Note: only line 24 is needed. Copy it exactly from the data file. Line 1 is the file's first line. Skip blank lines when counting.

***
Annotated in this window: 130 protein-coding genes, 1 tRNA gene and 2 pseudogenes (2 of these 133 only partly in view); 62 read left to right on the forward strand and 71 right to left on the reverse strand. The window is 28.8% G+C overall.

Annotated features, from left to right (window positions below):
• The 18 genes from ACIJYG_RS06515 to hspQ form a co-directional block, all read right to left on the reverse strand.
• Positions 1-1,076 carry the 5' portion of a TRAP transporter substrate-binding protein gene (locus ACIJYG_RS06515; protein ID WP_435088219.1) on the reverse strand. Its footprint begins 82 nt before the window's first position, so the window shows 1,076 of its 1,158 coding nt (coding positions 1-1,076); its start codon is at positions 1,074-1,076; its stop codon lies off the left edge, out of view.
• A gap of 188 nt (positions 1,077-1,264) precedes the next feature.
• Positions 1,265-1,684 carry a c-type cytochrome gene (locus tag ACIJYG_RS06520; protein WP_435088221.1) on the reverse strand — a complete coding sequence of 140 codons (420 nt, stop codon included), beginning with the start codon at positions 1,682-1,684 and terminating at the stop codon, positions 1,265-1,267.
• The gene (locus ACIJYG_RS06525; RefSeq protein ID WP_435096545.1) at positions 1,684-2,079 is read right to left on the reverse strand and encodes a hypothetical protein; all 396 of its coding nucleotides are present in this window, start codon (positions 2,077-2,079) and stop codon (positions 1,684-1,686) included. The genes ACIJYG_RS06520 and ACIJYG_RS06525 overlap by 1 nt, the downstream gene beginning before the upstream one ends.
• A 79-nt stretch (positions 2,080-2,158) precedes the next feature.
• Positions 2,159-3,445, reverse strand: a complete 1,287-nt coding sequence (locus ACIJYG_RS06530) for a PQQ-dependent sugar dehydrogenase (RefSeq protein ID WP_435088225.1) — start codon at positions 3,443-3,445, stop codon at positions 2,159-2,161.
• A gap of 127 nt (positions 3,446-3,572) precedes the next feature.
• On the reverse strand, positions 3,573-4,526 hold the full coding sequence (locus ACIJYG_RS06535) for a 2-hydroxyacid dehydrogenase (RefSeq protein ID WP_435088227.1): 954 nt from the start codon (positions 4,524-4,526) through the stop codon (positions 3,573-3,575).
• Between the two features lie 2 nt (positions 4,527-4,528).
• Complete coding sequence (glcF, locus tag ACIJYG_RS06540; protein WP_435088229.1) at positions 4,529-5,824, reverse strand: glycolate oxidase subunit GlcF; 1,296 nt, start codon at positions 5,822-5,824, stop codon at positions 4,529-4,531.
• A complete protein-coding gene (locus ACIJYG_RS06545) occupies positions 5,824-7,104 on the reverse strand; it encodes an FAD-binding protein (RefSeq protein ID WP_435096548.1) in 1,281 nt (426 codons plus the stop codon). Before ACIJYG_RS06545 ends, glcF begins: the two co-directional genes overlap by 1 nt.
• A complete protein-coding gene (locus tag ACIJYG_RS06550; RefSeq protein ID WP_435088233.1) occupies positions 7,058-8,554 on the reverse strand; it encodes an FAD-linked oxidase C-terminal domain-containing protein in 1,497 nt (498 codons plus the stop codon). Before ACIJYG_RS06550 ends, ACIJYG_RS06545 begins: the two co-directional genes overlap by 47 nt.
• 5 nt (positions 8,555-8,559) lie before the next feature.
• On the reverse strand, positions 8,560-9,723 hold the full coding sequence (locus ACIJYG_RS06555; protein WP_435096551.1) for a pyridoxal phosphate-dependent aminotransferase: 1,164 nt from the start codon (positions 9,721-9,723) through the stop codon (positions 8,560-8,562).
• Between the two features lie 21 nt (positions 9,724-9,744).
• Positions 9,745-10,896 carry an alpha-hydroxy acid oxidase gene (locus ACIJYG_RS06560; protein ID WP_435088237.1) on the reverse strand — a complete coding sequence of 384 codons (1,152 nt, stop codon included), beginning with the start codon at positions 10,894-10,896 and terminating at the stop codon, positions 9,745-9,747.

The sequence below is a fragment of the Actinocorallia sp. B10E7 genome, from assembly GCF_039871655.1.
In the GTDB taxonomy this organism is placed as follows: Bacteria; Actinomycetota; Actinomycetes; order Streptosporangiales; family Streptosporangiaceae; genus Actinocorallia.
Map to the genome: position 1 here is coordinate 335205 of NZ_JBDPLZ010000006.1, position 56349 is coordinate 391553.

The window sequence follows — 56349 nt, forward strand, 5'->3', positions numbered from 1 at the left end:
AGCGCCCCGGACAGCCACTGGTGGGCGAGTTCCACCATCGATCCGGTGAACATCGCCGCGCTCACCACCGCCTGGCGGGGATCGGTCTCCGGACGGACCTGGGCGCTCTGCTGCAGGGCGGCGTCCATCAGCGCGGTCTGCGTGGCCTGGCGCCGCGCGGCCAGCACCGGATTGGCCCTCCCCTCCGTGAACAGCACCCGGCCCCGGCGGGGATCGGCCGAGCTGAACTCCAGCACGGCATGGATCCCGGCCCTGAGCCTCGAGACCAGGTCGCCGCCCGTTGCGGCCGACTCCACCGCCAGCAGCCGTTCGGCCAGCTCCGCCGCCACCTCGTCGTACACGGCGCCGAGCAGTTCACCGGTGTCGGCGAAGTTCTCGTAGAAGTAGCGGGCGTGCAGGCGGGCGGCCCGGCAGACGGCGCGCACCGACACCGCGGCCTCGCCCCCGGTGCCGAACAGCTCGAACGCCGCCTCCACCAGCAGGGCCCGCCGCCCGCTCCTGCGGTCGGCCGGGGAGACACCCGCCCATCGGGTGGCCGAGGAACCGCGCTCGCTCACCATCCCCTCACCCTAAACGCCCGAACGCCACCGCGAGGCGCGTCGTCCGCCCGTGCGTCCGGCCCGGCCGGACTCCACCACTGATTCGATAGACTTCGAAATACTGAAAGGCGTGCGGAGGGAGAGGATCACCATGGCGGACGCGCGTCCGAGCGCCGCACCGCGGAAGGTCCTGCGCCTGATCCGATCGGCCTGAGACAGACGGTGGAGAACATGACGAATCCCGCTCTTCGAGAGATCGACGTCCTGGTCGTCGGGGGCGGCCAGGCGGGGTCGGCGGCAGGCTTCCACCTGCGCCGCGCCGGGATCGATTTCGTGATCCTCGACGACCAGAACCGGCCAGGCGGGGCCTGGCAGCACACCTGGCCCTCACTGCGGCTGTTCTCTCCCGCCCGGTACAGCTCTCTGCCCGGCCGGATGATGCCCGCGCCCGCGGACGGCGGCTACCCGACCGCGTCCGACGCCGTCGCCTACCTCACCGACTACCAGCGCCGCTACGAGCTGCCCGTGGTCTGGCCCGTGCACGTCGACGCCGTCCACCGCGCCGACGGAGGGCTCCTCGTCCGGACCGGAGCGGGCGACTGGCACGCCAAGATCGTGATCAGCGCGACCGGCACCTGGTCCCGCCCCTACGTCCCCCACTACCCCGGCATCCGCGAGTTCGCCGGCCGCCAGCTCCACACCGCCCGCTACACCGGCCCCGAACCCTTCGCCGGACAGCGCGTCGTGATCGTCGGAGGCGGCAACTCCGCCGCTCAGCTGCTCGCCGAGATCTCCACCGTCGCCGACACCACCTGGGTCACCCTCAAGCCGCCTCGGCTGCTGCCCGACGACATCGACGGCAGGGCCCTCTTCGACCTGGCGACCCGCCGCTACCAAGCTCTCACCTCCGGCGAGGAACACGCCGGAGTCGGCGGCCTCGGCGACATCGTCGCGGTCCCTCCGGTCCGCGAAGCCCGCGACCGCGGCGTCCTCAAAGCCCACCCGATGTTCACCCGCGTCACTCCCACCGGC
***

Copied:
AGCGCCCCGGACAGCCACTGGTGGGCGAGTTCCACCATCGATCCGGTGAACATCGCCGCGCTCACCACCGCCTGGCGGGGATCGGTCTCCGGACGGACCTGGGCGCTCTGCTGCAGGGCGGCGTCCATCAGCGCGGTCTGCGTGGCCTGGCGCCGCGCGGCCAGCACCGGATTGGCCCTCCCCTCCGTGAACAGCACCCGGCCCCGGCGGGGATCGGCCGAGCTGAACTCCAGCACGGCATGGATCCCGGCCCTGAGCCTCGAGACCAGGTCGCCGCCCGTTGCGGCCGACTCCACCGCCAGCAGCCGTTCGGCCAGCTCCGCCGCCACCTCGTCGTACACGGCGCCGAGCAGTTCACCGGTGTCGGCGAAGTTCTCGTAGAAGTAGCGGGCGTGCAGGCGGGCGGCCCGGCAGACGGCGCGCACCGACACCGCGGCCTCGCCCCCGGTGCCGAACAGCTCGAACGCCGCCTCCACCAGCAGGGCCCGCCGCCCGCTCCTGCGGTCGGCCGGGGAGACACCCGCCCATCGGGTGGCCGAGGAACCGCGCTCGCTCACCATCCCCTCACCCTAAACGCCCGAACGCCACCGCGAGGCGCGTCGTCCGCCCGTGCGTCCGGCCCGGCCGGACTCCACCACTGATTCGATAGACTTCGAAATACTGAAAGGCGTGCGGAGGGAGAGGATCACCATGGCGGACGCGCGTCCGAGCGCCGCACCGCGGAAGGTCCTGCGCCTGATCCGATCGGCCTGAGACAGACGGTGGAGAACATGACGAATCCCGCTCTTCGAGAGATCGACGTCCTGGTCGTCGGGGGCGGCCAGGCGGGGTCGGCGGCAGGCTTCCACCTGCGCCGCGCCGGGATCGATTTCGTGATCCTCGACGACCAGAACCGGCCAGGCGGGGCCTGGCAGCACACCTGGCCCTCACTGCGGCTGTTCTCTCCCGCCCGGTACAGCTCTCTGCCCGGCCGGATGATGCCCGCGCCCGCGGACGGCGGCTACCCGACCGCGTCCGACGCCGTCGCCTACCTCACCGACTACCAGCGCCGCTACGAGCTGCCCGTGGTCTGGCCCGTGCACGTCGACGCCGTCCACCGCGCCGACGGAGGGCTCCTCGTCCGGACCGGAGCGGGCGACTGGCACGCCAAGATCGTGATCAGCGCGACCGGCACCTGGTCCCGCCCCTACGTCCCCCACTACCCCGGCATCCGCGAGTTCGCCGGCCGCCAGCTCCACACCGCCCGCTACACCGGCCCCGAACCCTTCGCCGGACAGCGCGTCGTGATCGTCGGAGGCGGCAACTCCGCCGCTCAGCTGCTCGCCGAGATCTCCACCGTCGCCGACACCACCTGGGTCACCCTCAAGCCGCCTCGGCTGCTGCCCGACGACATCGACGGCAGGGCCCTCTTCGACCTGGCGACCCGCCGCTACCAAGCTCTCACCTCCGGCGAGGAACACGCCGGAGTCGGCGGCCTCGGCGACATCGTCGCGGTCCCTCCGGTCCGCGAAGCCCGCGACCGCGGCGTCCTCAAAGCCCACCCGATGTTCACCCGCGTCACTCCCACCGGC